The Rupert Murdoch-owned Wall Street Journal used to be a beacon of news and information, second perhaps only to the New York Times, particularly for financial and economic matters. Used to be.
Oh, how the mighty have fallen. Demonstrating the general stupidity that surrounds so many News Corp. properties, it’s hardly novel to hear someone from deep within the bowels of the company’s many holdings say something … idiotic.
Today’s booby prize goes to a member of the Journal’s editorial board, Stephen Moore, for insisting that only spending cuts can reduce the deficit, as reported by Media Matters.
Here’s the video:
For those of you who can’t watch (or won’t … can’t say I blame you there), here it is in a nutshell:
“Unless you cut spending … you can’t bring that debt down.”
Moore, it should be noted, has a Master of Arts in Economics, and not from the clown college you would expect after hearing that. He also has a notable history of associating with organizations like the American Legislative Exchange Council (ALEC) and the Heritage Foundation, two of the most mind-numbingly ultra-conservative institutions around.
While there’s certainly an element of common sense to reducing spending when you’re in debt, believing in it lock-stock-and-barrel is just … wrong. For decades, American’s have been told that government must run like a business, and we must cut spending in order to deal with the deficit, and you wouldn’t go on a shopping spree if you were in debt, and on and on and on. Moore’s brilliant revelation is just the latest shot in the 30-year right-wing firing squad of the same.
Unfortunately for those Americans who have swallowed this whopper, it’s a lie. It’s wrong and it’s wrong for several reasons.
- It should be obvious that spending cuts aren’t the only way to reduce the deficit. The immediate counter-argument to this is higher taxes – when you don’t have enough money, you need to get more.
- You don’t even have to raise taxes if you’re doing it right. By growing the economy, the inherent tax base will be larger, resulting in more funding for all levels of government. When things are going well, people spend more money, more transactions are taxed, income goes up – it’s a solid win across the board. I doubt any of us are surprised to hear a conservative not arguing for the proposition that’s good for everyone, though. Where’s the advantage in that?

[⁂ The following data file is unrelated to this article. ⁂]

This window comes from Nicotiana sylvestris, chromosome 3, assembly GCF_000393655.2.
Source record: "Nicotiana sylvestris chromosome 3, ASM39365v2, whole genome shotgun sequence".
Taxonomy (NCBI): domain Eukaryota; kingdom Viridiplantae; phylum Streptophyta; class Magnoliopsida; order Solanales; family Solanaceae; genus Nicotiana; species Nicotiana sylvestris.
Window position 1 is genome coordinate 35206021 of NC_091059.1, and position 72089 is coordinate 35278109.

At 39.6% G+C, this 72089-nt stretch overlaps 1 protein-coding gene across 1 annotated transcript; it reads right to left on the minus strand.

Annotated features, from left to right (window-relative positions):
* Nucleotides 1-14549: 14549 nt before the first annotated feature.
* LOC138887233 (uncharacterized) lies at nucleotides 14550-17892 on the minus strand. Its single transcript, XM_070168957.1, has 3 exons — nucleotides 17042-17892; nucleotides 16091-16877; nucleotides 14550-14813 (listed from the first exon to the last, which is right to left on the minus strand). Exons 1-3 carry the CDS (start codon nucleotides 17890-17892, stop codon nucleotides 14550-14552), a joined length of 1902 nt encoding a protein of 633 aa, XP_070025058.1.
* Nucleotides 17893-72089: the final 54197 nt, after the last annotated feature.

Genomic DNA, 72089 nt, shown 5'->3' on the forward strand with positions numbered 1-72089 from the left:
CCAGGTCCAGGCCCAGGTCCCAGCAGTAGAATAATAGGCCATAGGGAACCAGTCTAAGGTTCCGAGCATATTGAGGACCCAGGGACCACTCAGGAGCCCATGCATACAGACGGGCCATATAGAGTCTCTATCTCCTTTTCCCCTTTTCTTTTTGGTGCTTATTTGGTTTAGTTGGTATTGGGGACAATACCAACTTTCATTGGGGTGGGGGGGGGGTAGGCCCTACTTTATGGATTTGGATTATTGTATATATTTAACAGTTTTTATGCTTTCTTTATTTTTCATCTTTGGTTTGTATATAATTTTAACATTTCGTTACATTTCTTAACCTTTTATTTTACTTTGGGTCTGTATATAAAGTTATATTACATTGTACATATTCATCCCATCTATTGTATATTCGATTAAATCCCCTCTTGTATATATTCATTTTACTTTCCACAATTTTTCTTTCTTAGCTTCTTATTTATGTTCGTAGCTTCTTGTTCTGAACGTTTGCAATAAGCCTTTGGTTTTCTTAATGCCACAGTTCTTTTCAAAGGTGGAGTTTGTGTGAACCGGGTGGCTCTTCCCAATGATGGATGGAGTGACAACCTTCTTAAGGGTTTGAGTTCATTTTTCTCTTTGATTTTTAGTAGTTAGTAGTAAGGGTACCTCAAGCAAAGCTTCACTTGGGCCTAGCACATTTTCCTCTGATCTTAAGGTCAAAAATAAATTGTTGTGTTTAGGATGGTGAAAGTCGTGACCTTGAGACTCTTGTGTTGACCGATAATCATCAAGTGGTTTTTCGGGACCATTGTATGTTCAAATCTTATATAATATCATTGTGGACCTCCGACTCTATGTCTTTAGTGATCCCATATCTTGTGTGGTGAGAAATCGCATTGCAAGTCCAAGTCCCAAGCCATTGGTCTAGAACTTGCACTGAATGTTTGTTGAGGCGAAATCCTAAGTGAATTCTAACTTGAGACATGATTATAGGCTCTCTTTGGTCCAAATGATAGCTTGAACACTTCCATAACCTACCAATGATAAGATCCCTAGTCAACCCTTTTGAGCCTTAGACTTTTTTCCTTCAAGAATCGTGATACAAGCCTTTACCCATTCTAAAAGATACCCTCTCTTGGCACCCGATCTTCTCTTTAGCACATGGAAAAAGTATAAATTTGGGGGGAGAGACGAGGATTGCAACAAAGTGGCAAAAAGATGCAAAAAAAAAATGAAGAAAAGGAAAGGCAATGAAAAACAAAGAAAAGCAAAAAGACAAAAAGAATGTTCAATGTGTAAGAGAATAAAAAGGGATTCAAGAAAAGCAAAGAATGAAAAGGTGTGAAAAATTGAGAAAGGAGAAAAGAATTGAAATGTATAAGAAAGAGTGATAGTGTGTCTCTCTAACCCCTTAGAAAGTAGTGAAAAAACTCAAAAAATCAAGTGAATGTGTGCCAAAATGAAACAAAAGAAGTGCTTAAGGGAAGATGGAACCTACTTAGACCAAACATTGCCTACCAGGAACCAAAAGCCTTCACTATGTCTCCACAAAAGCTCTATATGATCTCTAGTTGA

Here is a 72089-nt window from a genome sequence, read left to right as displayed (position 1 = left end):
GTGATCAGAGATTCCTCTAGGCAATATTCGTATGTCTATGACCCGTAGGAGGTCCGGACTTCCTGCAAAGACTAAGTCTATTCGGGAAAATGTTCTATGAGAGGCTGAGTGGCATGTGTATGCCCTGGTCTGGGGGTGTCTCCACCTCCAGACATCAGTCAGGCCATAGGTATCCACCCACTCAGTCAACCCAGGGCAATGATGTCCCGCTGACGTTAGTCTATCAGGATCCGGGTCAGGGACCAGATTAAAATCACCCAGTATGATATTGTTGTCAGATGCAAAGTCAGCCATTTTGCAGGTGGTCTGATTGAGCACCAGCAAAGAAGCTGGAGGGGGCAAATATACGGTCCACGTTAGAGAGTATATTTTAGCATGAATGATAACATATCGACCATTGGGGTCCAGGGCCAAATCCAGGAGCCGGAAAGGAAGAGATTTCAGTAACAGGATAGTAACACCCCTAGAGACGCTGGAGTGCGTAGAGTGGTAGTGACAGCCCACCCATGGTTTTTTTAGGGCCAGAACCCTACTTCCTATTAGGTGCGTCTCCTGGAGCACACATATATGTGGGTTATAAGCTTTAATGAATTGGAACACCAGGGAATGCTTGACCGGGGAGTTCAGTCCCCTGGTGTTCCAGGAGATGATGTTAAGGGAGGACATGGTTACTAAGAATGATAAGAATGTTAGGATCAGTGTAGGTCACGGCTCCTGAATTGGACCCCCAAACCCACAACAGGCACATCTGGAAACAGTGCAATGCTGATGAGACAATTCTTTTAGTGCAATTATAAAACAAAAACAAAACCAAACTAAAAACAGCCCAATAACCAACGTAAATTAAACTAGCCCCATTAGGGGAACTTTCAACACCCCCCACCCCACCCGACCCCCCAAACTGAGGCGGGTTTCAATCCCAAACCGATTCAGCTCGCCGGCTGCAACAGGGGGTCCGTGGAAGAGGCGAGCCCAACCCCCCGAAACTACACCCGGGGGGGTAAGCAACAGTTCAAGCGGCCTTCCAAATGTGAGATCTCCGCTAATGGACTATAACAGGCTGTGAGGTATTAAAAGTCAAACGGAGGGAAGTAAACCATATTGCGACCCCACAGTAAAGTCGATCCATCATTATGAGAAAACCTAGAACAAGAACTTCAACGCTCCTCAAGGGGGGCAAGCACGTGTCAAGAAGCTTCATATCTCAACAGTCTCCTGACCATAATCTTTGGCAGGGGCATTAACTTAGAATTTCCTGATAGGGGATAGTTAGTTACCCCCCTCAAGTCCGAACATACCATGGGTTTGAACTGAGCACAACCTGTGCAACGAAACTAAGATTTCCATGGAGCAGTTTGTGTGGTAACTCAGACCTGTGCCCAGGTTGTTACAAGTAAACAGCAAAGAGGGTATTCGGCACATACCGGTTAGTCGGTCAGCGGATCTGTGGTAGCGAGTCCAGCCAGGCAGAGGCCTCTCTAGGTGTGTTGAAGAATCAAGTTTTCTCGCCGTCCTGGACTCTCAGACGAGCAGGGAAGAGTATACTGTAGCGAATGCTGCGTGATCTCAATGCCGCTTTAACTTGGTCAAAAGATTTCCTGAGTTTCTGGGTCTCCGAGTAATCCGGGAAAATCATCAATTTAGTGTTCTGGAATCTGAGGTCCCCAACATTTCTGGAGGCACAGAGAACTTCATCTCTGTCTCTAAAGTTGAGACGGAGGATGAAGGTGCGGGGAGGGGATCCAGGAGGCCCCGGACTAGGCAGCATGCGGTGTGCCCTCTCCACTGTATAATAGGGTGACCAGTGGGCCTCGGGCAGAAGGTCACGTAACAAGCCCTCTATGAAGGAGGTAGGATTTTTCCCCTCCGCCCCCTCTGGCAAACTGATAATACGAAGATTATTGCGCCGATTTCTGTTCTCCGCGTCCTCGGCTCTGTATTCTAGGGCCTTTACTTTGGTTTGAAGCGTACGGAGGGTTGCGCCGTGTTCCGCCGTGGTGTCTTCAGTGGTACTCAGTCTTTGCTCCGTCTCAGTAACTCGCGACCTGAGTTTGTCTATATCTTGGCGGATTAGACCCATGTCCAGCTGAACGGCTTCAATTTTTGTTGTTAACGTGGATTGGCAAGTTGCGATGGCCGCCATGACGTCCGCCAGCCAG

- Government can do something no household or business can – print and coin money. While there are certainly aspects of this that can be highly problematic (see: 1920’s Germany), it’s an option. Done at a reasonable and controlled rate, it’s a critical tool in combating deficits, and one that can be responsibly managed to limit the effects on the entire system. For all the doom and gloom from the right about the impending financial apocalypse as a result of the Federal Reserve’s actions in recent years, the last time I checked, none of the Quantitative Easing actions had caused the end of end of the world. Let me check … yup, still there.
But that’s just the surface of it. What Moore and the rest of his conservative ilk miss is the bigger picture, the one that truly explains why we must do what we’ve been doing and why government must take the lead during tough times. It’s the lesson taught to us by the Great Depression – when the private sector collapses, when things go wrong the way they did in 2008 (Thank you, W.), the government has to step in to get things moving again. When businesses and citizens stop spending money, the government is the only institution left with the resources or the ability to do so. To insist that a recession is the time when government must reign in all spending and tighten its belt is counter-intuitive to the capabilities of government, ignorant of history, and, worst of all, incredibly dangerous to the rest of us.
There is a time and a place for government to go after deficits and curtail its spending – and that’s when the private sector is taking care of itself, not when millions upon millions of Americans are unemployed and the nation’s richest and businesses are sitting on billions, not doing anything.
People much smarter than I have said this all before and, ultimately, that’s what it comes down to. Who do you believe – the corporate shill from ALEC or the guy with the Nobel Prize in Economics?